Some people have asked about Charlotte Lamb's influences as a writer. I can't be comprehensive here, not without researching the question at length, but I shall attempt to answer that briefly by outlining a number of her favourite authors and books.
First, it's important to note that Charlotte Lamb's library was extensive, to the tune of many thousands of books accumulated over nearly five decades of voracious reading. So any comments I make here can only be very general in nature, and some equally important influences may either not be mentioned at all or glossed over. Indeed, I may access more information on this topic and return to it in a future blog entry. Anyone researching twentieth-century romantic novelists and their influences is welcome to approach me by email for a more detailed picture of my mother's reading habits.
In her early days as a novelist, before her all-important shift from Robert Hale to Mills & Boon, her books tended to be more historical than romantic. That blurring of the line between the two genres came from having cut her teeth on the likes of Mary Stewart, Mary Renault - an Essex-born author like Charlotte Lamb herself - and Jean Plaidy (herself the user of multiple pseudonyms such as Eleanor Burford, Victoria Holt and Philippa Carr), all of whom were equally interested in maintaining complete accuracy of historical detail whilst still honouring the romantic element of their plots.
The light Regency romances of Georgette Heyer also held a special place in her heart, Sylvester and Venetia being firm favourites. Several of Heyer's non-Regency historicals were also to be found on her most-accessed shelves - The Conquerer, for instance, and Beauvallet. The influence of Heyer's swift intellectual banter between hero and heroine can be seen at work in almost all Lamb's novels, though perhaps especially at her peak in the 1980s.
Before even that, as a teenager, she had enjoyed steeping herself in the work of nineteenth-century novelists - primarily 'character-driven' writers like Charles Dickens with his rich, eccentrically-peopled novels. Jane Austen was another constant presence on her bedside table. In later years, she loved to listen to classic audio books on her 'Walkman': she owned the entire Austen oeuvre on cassette. Although she loved them all, Emma, I believe, took precedence for her over the more popular Pride and Prejudice. It should be noted that her knowledge of such writers and their works was encyclopedic; her grasp of literary traditions was formidable and far beyond what might be deemed necessary for a career as a romantic novelist.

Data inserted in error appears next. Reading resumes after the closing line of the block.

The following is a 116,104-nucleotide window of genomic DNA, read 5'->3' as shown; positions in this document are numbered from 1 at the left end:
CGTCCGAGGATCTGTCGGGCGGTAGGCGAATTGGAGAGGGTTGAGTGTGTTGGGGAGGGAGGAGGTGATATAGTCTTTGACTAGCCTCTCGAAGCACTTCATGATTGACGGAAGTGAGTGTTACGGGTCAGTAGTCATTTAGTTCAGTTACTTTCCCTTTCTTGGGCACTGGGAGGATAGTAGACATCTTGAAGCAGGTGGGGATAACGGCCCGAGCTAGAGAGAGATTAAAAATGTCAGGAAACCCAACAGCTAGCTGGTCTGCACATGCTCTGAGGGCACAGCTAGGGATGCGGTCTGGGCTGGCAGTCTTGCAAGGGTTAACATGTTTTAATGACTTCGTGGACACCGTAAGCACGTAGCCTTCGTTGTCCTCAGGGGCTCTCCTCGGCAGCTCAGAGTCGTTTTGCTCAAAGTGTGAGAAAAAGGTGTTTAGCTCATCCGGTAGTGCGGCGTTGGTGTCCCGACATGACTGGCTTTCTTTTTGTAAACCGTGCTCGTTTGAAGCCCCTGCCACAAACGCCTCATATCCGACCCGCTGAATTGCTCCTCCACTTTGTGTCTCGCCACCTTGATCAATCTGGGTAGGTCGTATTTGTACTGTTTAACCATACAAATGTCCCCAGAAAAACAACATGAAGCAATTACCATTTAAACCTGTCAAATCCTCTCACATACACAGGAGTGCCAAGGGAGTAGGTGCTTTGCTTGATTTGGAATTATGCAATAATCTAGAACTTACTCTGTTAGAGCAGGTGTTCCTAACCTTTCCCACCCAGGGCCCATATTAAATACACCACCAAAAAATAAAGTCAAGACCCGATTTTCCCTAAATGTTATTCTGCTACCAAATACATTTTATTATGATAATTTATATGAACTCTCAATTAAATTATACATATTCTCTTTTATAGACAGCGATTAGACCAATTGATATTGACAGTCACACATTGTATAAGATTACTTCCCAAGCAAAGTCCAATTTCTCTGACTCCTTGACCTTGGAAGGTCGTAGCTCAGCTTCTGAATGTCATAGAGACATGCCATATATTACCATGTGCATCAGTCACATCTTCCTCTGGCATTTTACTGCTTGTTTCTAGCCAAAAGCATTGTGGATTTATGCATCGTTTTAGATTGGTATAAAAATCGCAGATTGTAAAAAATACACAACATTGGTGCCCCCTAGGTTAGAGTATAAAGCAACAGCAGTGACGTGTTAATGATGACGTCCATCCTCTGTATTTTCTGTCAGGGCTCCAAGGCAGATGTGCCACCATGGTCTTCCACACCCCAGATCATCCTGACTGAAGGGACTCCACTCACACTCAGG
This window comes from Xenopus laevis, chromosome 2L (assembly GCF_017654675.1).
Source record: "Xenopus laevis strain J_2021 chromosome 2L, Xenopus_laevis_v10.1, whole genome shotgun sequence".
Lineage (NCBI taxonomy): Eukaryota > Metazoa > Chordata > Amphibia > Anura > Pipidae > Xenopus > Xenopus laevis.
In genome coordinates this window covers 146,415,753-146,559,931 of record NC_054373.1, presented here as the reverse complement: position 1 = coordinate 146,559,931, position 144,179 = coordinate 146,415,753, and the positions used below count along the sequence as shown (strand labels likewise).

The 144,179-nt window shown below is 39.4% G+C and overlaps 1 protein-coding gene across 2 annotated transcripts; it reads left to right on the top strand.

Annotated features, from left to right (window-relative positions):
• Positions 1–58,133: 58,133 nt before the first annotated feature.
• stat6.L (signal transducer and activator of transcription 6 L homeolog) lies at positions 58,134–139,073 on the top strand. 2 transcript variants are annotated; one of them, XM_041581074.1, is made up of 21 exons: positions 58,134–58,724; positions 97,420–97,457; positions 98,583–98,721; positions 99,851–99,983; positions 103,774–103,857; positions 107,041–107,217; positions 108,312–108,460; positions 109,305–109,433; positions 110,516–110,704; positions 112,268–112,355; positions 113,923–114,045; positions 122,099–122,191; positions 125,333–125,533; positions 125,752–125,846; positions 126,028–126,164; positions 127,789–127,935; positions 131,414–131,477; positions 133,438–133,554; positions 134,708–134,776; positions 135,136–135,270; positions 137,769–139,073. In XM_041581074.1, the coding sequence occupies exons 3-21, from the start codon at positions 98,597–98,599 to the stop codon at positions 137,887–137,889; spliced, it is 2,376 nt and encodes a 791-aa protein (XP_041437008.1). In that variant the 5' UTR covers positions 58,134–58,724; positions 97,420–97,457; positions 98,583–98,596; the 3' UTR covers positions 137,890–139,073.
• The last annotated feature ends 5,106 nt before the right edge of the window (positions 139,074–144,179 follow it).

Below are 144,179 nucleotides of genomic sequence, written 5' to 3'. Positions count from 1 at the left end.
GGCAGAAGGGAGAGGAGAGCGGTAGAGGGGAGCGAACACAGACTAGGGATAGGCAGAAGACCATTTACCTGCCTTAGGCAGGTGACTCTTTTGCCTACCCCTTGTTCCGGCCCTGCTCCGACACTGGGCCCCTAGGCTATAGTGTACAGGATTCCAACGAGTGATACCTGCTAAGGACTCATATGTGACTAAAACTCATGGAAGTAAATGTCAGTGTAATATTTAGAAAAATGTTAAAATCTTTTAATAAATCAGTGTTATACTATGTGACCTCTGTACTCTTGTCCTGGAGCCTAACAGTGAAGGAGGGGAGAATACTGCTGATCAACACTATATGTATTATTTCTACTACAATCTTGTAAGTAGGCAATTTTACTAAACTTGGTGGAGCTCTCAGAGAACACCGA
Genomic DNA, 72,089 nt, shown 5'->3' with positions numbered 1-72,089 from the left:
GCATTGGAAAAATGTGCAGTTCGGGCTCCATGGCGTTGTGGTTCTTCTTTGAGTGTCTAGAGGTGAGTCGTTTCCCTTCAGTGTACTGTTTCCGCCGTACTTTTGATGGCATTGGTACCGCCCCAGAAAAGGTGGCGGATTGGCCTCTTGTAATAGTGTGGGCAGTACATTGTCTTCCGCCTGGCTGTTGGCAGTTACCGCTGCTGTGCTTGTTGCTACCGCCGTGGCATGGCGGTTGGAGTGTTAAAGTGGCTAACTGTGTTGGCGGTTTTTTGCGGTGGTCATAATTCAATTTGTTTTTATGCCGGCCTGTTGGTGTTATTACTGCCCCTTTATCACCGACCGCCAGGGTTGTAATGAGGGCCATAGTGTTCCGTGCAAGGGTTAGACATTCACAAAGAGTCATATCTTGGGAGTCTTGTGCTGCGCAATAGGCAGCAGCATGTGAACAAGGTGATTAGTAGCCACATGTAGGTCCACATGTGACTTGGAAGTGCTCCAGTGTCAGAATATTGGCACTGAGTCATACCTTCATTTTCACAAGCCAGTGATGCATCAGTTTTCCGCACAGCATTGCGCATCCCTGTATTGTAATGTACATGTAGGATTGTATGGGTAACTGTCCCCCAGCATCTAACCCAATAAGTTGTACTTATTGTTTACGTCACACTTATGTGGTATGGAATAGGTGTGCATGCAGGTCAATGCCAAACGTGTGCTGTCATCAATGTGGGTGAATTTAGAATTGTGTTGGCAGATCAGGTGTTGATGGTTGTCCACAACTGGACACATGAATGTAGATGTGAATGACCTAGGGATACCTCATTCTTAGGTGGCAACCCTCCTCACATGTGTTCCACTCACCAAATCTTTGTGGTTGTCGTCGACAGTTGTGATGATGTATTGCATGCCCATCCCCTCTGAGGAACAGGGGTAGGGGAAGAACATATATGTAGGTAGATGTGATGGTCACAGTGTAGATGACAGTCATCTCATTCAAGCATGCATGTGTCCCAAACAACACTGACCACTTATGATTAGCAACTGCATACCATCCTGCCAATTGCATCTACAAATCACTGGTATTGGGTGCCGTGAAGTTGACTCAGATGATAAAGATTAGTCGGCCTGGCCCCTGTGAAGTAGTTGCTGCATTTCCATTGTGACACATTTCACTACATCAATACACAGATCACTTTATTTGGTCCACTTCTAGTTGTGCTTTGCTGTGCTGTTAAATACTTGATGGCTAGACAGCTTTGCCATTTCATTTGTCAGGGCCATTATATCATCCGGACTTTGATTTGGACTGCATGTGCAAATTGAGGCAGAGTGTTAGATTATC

Favourite twentieth-century authors included Graham Greene, in whose work and biography she was particularly interested, and later crime writers such as Ellis Peters and Ruth Rendell. Her non-fiction tastes lay in gardening and cookery books - interests which often worked their way noticeably into her novels - and more extensively in the field of biography (usually that of other novelists and poets, but also charismatic historical figures like Napoleon, about whom she wrote as Sheila Lancaster in a 1982 novel, Mistress of Fortune).
Of the poets, John Keats and William Blake were perennial favourites. She had a keen interest in poetry, even writing a little unpublished verse herself. Well-read in the works of British and American poets, from the medieval Chaucer through to T.S. Eliot and Stevie Smith, her tastes nevertheless tended toward the conventional and romantic, especially in later life, and away from anything either emotionally excessive - such as the confessional poets - or overly-modernist.
I have not mentioned Shakespeare here so far, but his voice was a constant influence over Lamb from her earliest short stories published in women's periodicals of the 1970s through to her last works. She regularly quoted from his plays and sonnets in her novels, and displayed a profound knowledge of his life and work - and indeed that of other dramatists through the ages - when writing specifically about actors or the stage in her novels. Again as Sheila Lancaster, she even wrote Shakespeare himself into Dark Sweet Wanton (Hodder & Stoughton, 1979), a novel based on the myth of the infamous 'dark lady' of Shakespeare's sonnets.
To trace the pervasive nature of Shakespeare's influence through Charlotte Lamb's writing would constitute a massive research project in its own right and is - sadly - beyond the scope of this blog.